Report: Wyoming students, teachers fell ill during gas leak by Education Week, November 30, 2016
CHEYENNE, Wyo. (AP) — Dozens of students and teachers at a school in a small Wyoming town fell ill while breathing gases from a leaky oil well last spring, according to a recent Wyoming Department of Health survey.
The K-12 school in Midwest, population 400, has been closed since May 25 after testing showed benzene levels more than 200 times the safe limit. Carbon dioxide inside the building exceeded by five times the recommended occupational health limit, according to the Centers for Disease Control.
In the weeks leading up to the closure, more than half of the 84 students and 45 staff who completed the state survey reported headaches and stuffy noses. One-third reported coughing. Around one-quarter reported nose, eye and throat irritation.
The symptoms lessened significantly after the Natrona County School District began busing the students and staff to schools in Casper, according to the report released last week.
“Given the levels of those gases were so high in that building, it can be concluded that the illnesses were mostly due to exposure to those gases,” interim State Epidemiologist Clayton Van Houten said Tuesday.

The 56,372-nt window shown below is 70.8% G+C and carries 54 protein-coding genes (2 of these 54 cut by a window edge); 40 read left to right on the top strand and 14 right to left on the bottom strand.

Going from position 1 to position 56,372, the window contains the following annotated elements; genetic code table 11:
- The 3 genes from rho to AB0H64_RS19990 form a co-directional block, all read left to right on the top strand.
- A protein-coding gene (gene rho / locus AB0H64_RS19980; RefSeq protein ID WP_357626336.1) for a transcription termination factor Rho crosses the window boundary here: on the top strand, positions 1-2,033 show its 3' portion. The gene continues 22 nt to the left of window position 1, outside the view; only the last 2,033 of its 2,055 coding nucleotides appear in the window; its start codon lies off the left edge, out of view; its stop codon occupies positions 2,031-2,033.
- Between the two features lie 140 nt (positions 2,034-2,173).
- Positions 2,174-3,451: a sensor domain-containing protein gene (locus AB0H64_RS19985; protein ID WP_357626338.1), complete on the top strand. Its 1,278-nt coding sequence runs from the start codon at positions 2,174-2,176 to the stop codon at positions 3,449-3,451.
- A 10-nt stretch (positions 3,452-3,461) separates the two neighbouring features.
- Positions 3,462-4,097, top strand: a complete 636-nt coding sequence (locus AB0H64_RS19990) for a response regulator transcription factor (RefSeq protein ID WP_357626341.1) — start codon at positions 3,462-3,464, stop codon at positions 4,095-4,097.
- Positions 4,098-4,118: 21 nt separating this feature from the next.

The risk of long-term health effects from the exposure is negligible, he said.
The leaking benzene and carbon dioxide tapered off after Irving, Texas-based petroleum company Fleur de Lis Energy, LLC, re-plugged the problem well in one of the nation’s oldest oil fields. FDL bought the Salt Creek Oil Field from Anadarko Petroleum last year.
This year, 148 students and their teachers in Midwest continue to attend school in classroom space 40 miles away in Casper.
Plans for a ventilation system under the foundation could enable the Midwest school to reopen next school year, district spokesman Kelly Eastes said.
FDL has been working with the district on the system, Eastes added. [Emphasis added]
Harmful Concentrations Of Benzene, CO2 Detected At Midwest School by Stephanie Joyce, September 13, 2016, Wyoming Public Radio